Death toll rises to 57 as big freeze grips US

Weather forecasts on Sunday showed that much of the eastern US would remain in a deep freeze through Monday before a moderating trend sets in on Tuesday

IANS Photo
IANS Photo


A massive winter storm stretching from the Great Lakes all the way down to the Rio Grande along the Mexican border has killed at least 57 people across the US as of Tuesday, media reports said.

Storm-related deaths have been recorded in 12 states -- Colorado, Illinois, Kansas, Kentucky, Michigan, Missouri, Nebraska, New York, Ohio, Oklahoma, Tennessee and Wisconsin.

The winter storm and blizzard before and during the Christmas Holiday have caused the death of at least 27 people in Erie County in western New York State, said County Executive Mark Poloncarz in a briefing on Monday.

"This is a horrible situation. The ferocity of this storm was worse than the blizzard of '77, and now it appears that we've had more deaths countywide," Poloncarz said, adding that blinding snow has limited rescue and response efforts.

The 1977 storm was called the "Blizzard That Buried Buffalo" in which 29 people died, most of them trapped in their vehicles, according to the Northeast Regional Climate Centre.

Weather forecasts on Sunday showed that much of the eastern US would remain in a deep freeze through Monday before a moderating trend sets in on Tuesday.

Lake-effect snows will continue to result in locally hazardous travel conditions for the next couple of days, but conditions are expected to improve slowly.

As of Sunday evening, electricity was out for tens of thousands of homes and businesses in the northeastern part of the US.

Some utility companies recommended customers conserve energy as frigid temperatures have overburdened gas pipelines and could lead to more power outages.

In Jackson, Mississippi, the water system experienced fluctuating pressure.

Some residents reportedly complained that they had no water pressure on Christmas Eve.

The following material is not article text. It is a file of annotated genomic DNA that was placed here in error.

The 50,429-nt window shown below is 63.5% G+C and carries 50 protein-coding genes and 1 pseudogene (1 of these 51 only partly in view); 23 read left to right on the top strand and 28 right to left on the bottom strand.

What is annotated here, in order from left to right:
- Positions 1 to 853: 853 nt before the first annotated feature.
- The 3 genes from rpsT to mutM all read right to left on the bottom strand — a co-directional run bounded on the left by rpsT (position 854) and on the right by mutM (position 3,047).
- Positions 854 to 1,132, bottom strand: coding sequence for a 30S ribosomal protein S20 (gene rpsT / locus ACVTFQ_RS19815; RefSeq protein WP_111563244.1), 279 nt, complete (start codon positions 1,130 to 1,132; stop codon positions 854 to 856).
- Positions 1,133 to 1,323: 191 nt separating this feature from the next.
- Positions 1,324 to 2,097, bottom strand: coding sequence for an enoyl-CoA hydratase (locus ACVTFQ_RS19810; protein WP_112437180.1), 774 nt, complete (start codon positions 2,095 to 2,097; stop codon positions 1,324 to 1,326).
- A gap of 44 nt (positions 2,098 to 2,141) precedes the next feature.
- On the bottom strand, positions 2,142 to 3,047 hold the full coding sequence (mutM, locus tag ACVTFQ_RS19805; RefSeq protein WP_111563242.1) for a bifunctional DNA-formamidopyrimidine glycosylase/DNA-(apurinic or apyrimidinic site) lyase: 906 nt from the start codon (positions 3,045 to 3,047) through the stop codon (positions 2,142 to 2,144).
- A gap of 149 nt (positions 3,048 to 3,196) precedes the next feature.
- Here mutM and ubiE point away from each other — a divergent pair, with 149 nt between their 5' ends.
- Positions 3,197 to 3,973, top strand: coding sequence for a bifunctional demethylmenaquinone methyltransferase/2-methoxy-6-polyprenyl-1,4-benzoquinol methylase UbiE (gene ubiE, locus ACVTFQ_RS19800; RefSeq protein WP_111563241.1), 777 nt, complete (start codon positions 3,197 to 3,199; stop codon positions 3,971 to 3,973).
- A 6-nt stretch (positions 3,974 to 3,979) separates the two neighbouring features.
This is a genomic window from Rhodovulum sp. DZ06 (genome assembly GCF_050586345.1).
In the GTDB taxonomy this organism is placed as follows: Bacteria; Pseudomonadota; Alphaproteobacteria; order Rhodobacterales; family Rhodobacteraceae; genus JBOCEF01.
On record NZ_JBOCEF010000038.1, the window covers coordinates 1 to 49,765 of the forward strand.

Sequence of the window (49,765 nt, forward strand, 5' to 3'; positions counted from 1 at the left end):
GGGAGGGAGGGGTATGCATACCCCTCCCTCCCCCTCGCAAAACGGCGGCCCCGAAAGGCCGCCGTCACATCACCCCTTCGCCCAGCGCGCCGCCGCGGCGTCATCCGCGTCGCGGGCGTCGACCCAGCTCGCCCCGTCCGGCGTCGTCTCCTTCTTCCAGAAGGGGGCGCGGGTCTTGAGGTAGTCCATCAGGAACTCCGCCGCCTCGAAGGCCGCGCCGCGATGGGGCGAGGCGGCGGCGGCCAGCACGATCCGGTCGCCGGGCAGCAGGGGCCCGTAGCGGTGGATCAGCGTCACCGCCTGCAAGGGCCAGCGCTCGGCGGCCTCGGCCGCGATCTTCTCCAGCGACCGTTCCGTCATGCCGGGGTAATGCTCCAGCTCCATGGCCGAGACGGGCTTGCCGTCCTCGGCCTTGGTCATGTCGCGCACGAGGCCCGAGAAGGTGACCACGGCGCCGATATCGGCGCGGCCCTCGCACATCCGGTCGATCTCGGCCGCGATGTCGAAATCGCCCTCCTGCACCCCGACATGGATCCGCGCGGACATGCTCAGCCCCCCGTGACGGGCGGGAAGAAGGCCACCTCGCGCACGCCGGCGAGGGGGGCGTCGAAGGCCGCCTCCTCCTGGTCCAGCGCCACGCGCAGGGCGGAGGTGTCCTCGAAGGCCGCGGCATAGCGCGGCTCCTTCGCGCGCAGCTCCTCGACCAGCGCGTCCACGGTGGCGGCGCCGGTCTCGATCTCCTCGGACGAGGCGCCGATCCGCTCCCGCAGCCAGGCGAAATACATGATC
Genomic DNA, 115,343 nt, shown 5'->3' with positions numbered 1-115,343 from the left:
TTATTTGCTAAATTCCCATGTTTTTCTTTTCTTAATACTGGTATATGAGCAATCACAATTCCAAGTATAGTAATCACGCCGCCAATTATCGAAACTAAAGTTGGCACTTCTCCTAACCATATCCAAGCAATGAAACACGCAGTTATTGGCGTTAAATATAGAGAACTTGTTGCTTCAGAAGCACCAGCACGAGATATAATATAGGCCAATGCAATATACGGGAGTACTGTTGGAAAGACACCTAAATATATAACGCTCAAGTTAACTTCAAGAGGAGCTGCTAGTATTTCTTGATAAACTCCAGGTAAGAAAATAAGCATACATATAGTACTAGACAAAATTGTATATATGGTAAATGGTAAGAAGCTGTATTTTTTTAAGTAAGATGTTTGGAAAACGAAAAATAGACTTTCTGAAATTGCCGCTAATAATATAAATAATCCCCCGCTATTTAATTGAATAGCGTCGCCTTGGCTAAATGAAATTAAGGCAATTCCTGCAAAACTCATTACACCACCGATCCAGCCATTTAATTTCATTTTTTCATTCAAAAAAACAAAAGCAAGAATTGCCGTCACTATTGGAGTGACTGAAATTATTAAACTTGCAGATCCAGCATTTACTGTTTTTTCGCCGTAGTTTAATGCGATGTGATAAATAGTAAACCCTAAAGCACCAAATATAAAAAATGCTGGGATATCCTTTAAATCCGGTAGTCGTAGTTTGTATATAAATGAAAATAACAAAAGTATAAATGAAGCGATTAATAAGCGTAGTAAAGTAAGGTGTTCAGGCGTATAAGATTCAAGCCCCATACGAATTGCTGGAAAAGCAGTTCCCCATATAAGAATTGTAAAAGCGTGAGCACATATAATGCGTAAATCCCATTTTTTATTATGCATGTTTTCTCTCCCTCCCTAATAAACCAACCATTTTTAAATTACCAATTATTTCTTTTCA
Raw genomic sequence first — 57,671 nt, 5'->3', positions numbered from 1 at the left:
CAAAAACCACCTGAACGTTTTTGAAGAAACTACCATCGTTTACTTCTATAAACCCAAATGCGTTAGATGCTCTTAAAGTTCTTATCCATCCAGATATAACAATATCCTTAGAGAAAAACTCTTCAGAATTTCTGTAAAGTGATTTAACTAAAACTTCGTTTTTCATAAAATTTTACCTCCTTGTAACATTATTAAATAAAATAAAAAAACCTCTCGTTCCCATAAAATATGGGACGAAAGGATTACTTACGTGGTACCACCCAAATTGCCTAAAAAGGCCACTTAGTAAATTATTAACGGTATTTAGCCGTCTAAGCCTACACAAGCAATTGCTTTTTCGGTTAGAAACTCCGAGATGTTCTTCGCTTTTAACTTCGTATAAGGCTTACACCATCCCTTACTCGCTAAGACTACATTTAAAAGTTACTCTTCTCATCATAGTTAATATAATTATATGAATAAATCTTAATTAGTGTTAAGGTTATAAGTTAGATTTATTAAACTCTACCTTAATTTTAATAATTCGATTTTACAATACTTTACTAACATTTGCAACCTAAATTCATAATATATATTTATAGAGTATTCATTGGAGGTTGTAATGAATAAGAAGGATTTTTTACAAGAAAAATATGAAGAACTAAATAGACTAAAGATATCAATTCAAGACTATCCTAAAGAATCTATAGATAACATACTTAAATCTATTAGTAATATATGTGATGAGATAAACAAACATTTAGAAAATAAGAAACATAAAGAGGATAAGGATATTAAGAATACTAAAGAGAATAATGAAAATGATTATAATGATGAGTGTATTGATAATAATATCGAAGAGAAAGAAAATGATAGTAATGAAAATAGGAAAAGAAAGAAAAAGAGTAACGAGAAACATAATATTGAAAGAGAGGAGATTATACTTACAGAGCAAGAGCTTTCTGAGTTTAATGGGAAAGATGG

The cold weather and huge snow drifts have also wreaked havoc on travel and trapped people inside their homes.

The snowfall at Buffalo Niagara International Airport totaled 43 inches as of Sunday morning, according to the National Weather Service.

More than 3,900 flights within, into, or out of the US had already been cancelled by Monday evening, with almost 8,200 delayed, according to a CNN report, which cited a flight tracking website.

While driving bans have been lifted in some communities, one such order remains in place in Buffalo, Poloncarz said, adding the city is "impassable in most areas", with abandoned vehicles scattered everywhere.

At least 18 people died in Buffalo, said Mayor Byron Brown on Monday. Some of those deaths are not included in Erie County's official tally, Poloncarz said, adding that the county was working to confirm them."This has been a very difficult and dangerous storm," Brown said at a news conference on Monday. "It's been described as a once-in-a-generation storm."

On Monday morning, a "band of heavy lake effect snow" in the Buffalo area was producing 2 to 3 inches of hourly snowfall, with accumulations reaching 6 to 12 inches and as much as 1 to 2 feet in Jefferson and northern Lewis counties, according to the NBC report, which cited a bulletin of the National Weather Service.

New York Governor Kathy Hochul tweeted on Monday that "the storm is weakening, but we are not out of the woods yet".

President Joe Biden declared "an emergency exists" in the state of New York and ordered federal assistance to aid state and local response efforts, according to the White House.

"Do not take a chance," Hochul warned. "Stay home, stay off the roads, and stay safe."

Nationwide, plummeting temperatures have caused power outages to hundreds of thousands as well as warnings from officials about potentially life-threatening conditions.

Washington, D.C., had the coldest Christmas in more than two decades.

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